As a young wife back in the 1970’s, I occupied myself with needlepoint projects while my husband watched hours and hours of sports on television. Ron was only remotely interested in what I was doing until I started a canvas for a backgammon board (a game he loved), and then he bugged me with “hurry-hurry” to complete the project. During half time of a football game, there was an interview with football player Rosey Grier — and he shocked the sports world by telling how much he enjoyed needlepoint! That’s all Ron needed to capitulate; he took the project from me and finished it himself! When any of his Army aviator buddies challenged his new hobby, Ron would tell them about Rosey!
Through the years, I have been interested in the therapeutic effects of needlepoint. I always travel with a project that is in my lap most quiet evenings or snowy afternoons. Hours can be whiled away with the simple motions of adding textiles to the canvas and admiring the results.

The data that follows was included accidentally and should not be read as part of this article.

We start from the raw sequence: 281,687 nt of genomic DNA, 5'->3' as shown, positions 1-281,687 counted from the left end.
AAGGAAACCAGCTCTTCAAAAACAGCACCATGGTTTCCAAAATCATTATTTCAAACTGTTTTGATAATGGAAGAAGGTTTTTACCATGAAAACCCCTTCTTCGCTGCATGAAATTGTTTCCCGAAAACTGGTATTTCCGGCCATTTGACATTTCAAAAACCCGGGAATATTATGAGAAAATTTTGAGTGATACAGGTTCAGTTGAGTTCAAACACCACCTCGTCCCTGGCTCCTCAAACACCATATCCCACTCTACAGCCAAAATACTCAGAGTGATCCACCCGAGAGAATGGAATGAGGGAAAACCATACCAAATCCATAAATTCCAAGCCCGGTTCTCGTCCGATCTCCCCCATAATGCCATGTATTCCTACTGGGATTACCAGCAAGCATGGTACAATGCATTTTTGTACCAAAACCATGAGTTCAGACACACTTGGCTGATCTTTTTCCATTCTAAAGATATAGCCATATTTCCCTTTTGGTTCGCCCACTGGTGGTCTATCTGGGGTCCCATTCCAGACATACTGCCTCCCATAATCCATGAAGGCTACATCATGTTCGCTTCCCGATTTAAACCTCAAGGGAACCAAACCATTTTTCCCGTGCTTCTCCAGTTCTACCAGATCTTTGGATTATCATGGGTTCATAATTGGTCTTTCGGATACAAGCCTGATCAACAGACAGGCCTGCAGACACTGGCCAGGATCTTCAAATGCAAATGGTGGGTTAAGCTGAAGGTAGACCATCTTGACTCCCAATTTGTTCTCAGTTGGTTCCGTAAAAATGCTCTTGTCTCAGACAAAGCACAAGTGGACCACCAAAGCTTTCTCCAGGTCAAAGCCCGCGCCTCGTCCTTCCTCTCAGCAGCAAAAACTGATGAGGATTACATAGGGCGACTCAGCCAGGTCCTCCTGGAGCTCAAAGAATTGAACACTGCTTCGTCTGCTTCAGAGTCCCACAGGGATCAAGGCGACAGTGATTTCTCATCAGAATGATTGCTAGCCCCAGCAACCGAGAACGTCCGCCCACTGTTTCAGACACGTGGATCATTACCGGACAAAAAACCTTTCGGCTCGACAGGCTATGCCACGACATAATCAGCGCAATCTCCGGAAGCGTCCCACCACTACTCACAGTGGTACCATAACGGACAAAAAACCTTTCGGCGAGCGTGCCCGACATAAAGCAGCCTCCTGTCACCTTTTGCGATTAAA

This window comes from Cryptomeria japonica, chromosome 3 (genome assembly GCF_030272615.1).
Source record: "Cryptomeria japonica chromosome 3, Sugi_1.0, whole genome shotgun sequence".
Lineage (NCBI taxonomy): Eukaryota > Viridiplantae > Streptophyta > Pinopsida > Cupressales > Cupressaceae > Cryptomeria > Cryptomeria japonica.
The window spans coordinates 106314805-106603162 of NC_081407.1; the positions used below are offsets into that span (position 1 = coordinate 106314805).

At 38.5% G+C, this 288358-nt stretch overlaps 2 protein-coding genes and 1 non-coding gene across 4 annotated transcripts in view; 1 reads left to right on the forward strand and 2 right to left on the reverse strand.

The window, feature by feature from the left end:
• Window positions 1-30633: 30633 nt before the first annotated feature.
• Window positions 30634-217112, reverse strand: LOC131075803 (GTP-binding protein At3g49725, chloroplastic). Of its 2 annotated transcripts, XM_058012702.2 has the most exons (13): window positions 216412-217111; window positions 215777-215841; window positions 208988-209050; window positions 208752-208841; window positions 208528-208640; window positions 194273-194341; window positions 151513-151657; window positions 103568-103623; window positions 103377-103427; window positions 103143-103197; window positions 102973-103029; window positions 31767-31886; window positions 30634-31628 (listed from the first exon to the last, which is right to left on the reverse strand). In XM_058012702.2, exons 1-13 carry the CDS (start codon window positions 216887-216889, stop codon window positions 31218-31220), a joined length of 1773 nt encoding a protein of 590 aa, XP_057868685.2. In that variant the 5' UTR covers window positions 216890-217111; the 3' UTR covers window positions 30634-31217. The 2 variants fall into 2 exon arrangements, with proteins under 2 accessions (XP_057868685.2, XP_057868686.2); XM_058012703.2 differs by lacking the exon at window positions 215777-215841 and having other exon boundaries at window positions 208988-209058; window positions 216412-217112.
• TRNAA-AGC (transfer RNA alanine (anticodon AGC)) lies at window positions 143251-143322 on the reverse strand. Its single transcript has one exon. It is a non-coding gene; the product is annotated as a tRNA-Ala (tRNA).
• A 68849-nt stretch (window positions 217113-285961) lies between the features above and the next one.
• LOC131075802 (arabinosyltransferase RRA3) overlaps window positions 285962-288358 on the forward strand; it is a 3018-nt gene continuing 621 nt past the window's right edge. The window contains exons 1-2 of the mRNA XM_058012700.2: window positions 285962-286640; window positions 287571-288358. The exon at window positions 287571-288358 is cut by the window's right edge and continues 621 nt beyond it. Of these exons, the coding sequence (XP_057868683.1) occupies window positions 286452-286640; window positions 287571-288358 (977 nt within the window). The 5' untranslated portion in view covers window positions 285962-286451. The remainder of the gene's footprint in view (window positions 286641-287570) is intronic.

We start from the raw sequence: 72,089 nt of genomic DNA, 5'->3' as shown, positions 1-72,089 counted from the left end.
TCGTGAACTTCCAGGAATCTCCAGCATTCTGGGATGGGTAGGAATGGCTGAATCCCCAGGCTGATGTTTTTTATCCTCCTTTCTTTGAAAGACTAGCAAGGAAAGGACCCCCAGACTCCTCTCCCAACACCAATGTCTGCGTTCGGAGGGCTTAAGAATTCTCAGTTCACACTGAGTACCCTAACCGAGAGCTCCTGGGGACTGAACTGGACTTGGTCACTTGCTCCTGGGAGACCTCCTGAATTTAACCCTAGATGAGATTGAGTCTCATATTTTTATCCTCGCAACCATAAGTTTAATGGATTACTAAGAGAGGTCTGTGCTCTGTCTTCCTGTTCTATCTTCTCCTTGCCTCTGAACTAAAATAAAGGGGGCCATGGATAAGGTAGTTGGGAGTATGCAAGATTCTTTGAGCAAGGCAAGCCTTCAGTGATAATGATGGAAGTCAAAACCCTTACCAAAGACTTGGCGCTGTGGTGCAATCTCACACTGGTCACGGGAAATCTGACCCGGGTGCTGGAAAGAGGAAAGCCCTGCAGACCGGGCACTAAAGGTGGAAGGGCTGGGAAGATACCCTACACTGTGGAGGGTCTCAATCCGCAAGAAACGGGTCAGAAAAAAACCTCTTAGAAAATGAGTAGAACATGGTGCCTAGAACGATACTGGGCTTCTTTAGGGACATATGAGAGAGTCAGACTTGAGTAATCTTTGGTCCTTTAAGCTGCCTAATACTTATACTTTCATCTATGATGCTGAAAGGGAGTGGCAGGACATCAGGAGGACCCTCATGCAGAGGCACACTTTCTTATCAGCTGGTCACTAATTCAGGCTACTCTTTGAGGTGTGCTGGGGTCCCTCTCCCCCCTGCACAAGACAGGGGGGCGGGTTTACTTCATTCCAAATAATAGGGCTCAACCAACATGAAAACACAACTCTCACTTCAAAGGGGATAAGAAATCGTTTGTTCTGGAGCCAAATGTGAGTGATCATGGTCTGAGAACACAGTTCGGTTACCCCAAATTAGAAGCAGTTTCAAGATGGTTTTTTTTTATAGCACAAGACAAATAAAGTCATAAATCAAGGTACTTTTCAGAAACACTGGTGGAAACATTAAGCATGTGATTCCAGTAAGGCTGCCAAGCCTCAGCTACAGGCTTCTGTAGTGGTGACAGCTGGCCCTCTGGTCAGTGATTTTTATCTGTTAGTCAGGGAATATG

Recently, I read that English prisons have been promoting a project called Fine Cell Work where male prisoners are trained to do needlepoint. Their projects are sold by local charities and the prisoners get some of the funds. While our western culture links needlework chiefly to women, history tells us that it was, in fact, originally done by men who spent years mastering their craft.
Just this week, my business partner’s father died. In the obituary, I read that Mr. Nalls liked to needlepoint. How I wish I had known that about him when we first met several years ago. There is something special about a man who is not emasculated by the simple act of working with needle and thread. This is an image of a needlepoint done by Mr. Nalls.
Rest in Peace: Emmett Lester Nalls
(January 20, 1926 Miller County, GA – February 2, 2014 Tifton, Tift County, GA)